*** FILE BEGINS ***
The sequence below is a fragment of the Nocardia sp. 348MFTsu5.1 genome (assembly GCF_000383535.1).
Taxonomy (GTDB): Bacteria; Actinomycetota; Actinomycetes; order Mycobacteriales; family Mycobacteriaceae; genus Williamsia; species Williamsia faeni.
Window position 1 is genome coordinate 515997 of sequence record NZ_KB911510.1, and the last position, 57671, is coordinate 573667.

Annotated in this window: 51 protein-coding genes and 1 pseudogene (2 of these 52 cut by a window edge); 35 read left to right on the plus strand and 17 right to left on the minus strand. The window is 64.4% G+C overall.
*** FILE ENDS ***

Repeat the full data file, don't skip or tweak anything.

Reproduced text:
The sequence below is a fragment of the Nocardia sp. 348MFTsu5.1 genome (assembly GCF_000383535.1).
Taxonomy (GTDB): Bacteria; Actinomycetota; Actinomycetes; order Mycobacteriales; family Mycobacteriaceae; genus Williamsia; species Williamsia faeni.
Window position 1 is genome coordinate 515997 of sequence record NZ_KB911510.1, and the last position, 57671, is coordinate 573667.

Annotated in this window: 51 protein-coding genes and 1 pseudogene (2 of these 52 cut by a window edge); 35 read left to right on the plus strand and 17 right to left on the minus strand. The window is 64.4% G+C overall.